Community Services for Older People in England
John Young, Professor of Elderly Care Medicine, University of Leeds, UK
In the UK, the service model for geriatric medicine was developed, and has largely been sustained, as a hospital based specialty. The last twenty years has witnessed a demographic transition with increasing demand for geriatric medicine care but with reducing resources due to constant efficiency pressures and the need to realise “cost improvements”, that is, bed closures. The resulting mismatch between rising demand and reducing capacity has necessitated considerable reduction in patient length of hospital stay nationally. Thus patients are essentially now discharged from hospital elderly care medicine units when they have recovered from their acute illness and are physiologically stable, but often still functionally dependent. In this sense a “care gap” has emerged. The strategic response to this, initiated in 2001, has been a policy of “care closer to home”, predominantly through the widespread introduction of intermediate care services. These services operate in the “virtual space” between secondary and primary care. At the outset, three policy aims for intermediate care were described:
To help people avoid going into hospital unnecessarily
To help people be as independent as possible after a stay in hospital and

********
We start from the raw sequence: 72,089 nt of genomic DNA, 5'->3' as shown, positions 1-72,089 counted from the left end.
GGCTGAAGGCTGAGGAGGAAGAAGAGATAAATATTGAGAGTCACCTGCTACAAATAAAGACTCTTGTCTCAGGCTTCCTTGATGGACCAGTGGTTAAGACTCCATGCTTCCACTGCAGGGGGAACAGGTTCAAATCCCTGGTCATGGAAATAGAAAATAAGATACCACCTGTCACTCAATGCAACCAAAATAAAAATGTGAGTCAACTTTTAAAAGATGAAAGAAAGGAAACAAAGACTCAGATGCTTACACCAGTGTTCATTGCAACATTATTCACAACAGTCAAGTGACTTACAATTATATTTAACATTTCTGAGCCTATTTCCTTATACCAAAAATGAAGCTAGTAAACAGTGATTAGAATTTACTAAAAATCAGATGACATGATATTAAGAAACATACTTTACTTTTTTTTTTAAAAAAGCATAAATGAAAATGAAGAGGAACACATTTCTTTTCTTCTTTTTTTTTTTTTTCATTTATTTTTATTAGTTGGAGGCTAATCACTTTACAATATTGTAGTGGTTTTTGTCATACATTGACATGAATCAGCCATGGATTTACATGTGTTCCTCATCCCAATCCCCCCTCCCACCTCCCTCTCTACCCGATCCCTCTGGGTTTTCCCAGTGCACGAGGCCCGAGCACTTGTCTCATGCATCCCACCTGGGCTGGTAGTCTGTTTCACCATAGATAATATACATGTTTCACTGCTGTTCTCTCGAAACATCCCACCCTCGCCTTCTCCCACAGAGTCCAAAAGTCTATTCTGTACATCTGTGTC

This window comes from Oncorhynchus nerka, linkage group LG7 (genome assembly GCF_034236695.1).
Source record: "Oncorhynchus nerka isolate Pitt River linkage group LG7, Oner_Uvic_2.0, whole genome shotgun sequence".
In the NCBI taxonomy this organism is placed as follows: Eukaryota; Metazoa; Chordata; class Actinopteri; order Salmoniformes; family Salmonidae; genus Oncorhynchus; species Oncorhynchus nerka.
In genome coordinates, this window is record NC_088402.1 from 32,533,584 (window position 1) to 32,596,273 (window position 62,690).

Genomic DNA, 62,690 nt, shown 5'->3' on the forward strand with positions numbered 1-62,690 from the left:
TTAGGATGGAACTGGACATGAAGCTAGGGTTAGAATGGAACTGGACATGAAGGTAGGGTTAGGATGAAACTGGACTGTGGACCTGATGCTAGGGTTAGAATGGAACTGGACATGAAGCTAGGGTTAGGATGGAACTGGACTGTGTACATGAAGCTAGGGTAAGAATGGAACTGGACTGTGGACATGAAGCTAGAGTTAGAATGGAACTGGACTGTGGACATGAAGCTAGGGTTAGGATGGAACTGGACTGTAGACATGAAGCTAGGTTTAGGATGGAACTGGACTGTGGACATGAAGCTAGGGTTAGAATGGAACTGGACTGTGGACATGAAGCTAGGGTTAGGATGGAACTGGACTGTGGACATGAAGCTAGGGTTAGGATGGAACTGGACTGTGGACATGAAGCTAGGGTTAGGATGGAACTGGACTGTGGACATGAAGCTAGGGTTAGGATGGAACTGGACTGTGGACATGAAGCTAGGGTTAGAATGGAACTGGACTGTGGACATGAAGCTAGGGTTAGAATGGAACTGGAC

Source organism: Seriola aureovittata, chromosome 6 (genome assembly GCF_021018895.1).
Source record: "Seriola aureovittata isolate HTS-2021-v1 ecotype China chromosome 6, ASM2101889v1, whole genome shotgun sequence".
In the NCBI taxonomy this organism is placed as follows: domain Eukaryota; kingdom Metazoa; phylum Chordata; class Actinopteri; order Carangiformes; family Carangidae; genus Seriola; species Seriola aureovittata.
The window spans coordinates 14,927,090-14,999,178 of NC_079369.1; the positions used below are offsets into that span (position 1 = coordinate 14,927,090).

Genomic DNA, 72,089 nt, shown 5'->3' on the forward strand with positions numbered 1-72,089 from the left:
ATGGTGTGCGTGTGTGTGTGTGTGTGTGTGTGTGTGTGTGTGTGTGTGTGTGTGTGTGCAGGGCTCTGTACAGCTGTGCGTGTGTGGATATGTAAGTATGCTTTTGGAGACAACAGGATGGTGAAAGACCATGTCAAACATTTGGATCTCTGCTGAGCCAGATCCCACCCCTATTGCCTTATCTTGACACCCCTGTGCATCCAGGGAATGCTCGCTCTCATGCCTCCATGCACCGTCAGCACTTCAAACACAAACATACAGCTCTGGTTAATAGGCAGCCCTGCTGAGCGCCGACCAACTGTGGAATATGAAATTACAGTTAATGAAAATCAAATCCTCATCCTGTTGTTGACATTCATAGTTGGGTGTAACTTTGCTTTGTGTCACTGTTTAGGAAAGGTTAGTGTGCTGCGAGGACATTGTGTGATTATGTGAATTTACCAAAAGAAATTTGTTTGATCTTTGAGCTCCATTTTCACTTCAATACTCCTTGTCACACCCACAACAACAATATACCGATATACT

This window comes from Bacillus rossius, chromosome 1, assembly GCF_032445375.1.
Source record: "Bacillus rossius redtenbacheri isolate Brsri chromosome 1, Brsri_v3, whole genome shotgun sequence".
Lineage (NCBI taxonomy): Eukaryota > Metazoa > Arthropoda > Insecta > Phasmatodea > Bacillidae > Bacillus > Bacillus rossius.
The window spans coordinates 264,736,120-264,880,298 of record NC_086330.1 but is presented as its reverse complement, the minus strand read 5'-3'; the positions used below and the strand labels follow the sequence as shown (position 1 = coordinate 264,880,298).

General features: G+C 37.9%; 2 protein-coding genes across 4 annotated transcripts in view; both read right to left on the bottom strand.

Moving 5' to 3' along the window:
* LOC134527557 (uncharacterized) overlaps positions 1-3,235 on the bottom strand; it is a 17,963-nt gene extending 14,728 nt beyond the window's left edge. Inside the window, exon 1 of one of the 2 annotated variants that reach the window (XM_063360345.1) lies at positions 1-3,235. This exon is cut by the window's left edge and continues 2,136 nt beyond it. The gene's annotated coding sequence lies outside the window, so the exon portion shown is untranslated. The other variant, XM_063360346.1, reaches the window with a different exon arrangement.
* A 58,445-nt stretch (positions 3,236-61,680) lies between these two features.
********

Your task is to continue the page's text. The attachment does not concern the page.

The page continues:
To prevent or delay the need for admission to long-term care
The research evidence base for the various service models that comprise intermediate care (for example: crisis response teams; community hospitals; hospital-at-home services; day hospitals) remains incompletely developed. The inconsistencies in the evidence base, in combination with varying local provision, led to concerns over its governance in the UK NHS. Moreover, the structural location of intermediate care, lying between primary and secondary care, meant that the services fell between regulating bodies: essentially there was a lack of quality assurance. It was for these reasons that a national audit of intermediate care was established. This annual audit will be in its fifth cycle in 2017. The audit has been funded by local organisation subscription, though the 2017 iteration is being funded directly by NHS England. The audit is led by the British Geriatrics Society, but with multi-professional, multi-agency oversight, and organised by the NHS Benchmarking Network (http://www.nhsbenchmarking.nhs.uk/index.php). The objectives of the audit are (i) to develop quality standards for key metrics based on published Department of Health (England) best practice guidance, (ii) to incorporate patient outcome and patient reported experience measures (PREMs), (iii) to assess performance against the quality standards and outcomes, (iv) to summarise national data and provide local benchmarked results on key performance indicators and (v) to inform policy and service development. To date, audit encompasses about half the NHS in England. The main findings be summarised as:.